Imagine a bunch of cities, say, the
35 largest cities in Minnesota. Your
job is to visit each city once and only once covering the fewest total
miles possible. (Visiting a city more than once will never improve your solution. Consider why that might be
true.) That's the Traveling Salesman Problem
^{
*
}.

- More about the Traveling Salesman Problem at Wikipedia
- More about WillyLoman at Github

...or add
random points.

^{*}This is just one variation of the TSP. There are many others. For example, instead of cities
on a
map, consider visiting points in three dimensional space or four dimensions or five. Consider other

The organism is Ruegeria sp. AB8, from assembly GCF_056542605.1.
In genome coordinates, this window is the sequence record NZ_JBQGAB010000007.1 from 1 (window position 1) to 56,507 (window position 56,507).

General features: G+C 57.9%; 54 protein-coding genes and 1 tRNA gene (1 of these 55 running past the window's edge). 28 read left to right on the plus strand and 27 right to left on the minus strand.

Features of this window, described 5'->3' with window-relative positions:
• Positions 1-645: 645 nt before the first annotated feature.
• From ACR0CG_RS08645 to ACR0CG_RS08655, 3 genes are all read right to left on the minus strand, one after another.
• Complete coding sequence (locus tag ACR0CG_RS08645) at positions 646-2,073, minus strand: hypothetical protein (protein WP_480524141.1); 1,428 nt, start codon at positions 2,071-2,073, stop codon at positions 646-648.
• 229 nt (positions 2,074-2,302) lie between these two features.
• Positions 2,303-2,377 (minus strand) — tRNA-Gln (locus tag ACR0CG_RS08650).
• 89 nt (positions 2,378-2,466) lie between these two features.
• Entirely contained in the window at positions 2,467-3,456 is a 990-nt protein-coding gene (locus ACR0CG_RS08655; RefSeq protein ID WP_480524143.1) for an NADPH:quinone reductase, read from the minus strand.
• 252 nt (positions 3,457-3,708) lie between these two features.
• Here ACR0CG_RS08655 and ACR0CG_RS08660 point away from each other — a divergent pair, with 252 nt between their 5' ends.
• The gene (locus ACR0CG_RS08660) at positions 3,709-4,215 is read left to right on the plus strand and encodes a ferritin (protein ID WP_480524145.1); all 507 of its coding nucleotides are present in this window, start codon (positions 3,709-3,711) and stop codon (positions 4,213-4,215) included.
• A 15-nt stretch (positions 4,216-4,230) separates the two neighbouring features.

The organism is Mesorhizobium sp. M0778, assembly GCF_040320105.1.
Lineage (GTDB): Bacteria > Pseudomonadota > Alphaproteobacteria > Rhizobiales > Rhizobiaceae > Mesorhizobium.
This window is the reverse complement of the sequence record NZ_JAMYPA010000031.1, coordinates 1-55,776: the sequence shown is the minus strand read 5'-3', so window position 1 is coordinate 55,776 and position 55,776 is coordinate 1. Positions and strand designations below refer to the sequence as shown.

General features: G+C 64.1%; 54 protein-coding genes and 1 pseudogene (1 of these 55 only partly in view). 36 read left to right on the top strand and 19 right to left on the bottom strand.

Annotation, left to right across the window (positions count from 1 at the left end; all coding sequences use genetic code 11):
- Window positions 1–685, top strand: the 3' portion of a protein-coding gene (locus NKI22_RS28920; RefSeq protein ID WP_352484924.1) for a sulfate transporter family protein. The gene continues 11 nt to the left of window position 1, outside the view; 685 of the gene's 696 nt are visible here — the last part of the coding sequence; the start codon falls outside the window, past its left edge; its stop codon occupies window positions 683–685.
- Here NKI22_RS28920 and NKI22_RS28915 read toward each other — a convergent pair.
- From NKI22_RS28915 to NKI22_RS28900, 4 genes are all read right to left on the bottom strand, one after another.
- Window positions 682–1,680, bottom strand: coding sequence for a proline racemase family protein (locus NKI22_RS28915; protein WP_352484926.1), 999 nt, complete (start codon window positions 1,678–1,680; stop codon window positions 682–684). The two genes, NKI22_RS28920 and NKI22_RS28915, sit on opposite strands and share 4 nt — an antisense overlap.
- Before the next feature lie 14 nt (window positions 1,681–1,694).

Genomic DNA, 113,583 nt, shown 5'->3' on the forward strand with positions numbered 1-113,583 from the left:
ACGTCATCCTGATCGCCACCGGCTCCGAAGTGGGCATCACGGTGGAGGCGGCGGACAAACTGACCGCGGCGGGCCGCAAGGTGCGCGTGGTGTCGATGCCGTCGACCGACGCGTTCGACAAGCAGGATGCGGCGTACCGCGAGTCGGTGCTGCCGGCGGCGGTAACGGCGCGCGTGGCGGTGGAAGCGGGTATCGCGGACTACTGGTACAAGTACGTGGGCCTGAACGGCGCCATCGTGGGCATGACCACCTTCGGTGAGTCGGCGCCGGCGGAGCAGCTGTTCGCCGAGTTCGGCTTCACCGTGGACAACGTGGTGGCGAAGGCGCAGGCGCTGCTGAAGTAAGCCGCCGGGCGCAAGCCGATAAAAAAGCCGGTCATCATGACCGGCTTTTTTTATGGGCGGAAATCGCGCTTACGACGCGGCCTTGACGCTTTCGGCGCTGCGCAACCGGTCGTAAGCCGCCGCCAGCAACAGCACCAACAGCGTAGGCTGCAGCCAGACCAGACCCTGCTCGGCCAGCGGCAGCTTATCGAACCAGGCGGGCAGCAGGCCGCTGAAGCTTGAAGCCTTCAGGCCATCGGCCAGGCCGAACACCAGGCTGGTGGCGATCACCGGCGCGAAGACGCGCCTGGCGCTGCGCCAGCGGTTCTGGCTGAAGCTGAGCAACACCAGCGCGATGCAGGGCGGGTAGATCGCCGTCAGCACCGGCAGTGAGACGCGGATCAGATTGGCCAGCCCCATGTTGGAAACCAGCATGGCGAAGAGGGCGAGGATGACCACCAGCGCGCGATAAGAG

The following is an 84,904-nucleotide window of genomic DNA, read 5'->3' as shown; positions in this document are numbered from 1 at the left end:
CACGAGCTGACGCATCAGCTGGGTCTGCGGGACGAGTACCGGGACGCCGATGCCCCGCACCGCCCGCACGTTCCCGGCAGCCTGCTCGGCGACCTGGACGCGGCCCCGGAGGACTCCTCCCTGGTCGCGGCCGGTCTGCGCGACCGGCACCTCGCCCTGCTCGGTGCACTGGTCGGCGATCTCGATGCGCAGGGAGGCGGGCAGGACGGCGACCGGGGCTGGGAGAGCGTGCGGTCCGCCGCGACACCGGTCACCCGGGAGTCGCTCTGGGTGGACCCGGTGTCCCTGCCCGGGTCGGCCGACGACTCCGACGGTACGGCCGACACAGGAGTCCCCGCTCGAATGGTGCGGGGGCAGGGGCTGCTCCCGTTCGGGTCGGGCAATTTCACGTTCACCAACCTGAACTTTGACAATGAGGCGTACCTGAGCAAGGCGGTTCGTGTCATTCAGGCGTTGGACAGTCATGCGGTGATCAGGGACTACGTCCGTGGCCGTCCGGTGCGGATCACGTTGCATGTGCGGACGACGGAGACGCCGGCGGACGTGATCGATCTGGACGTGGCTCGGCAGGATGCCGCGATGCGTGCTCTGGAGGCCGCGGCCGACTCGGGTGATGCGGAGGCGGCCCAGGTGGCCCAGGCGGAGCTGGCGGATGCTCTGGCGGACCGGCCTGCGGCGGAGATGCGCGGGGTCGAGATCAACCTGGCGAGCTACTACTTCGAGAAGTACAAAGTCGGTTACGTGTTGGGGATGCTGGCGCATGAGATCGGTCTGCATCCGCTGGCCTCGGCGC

costs.
Distance (mileage) may not be important. Maybe the important costs are tolls or travel time or path
quality
(road conditions, error rates in a computer network, etc) or some combination. What makes these problems
similar is that they can all be represented as a
graph. Graph nodes are cities,
computers, neurons, etc. and edges are roads, fiber optic cable, or synapses.
Each edge has a cost. A TSP algorithm traverses the graph with the smallest possible cost.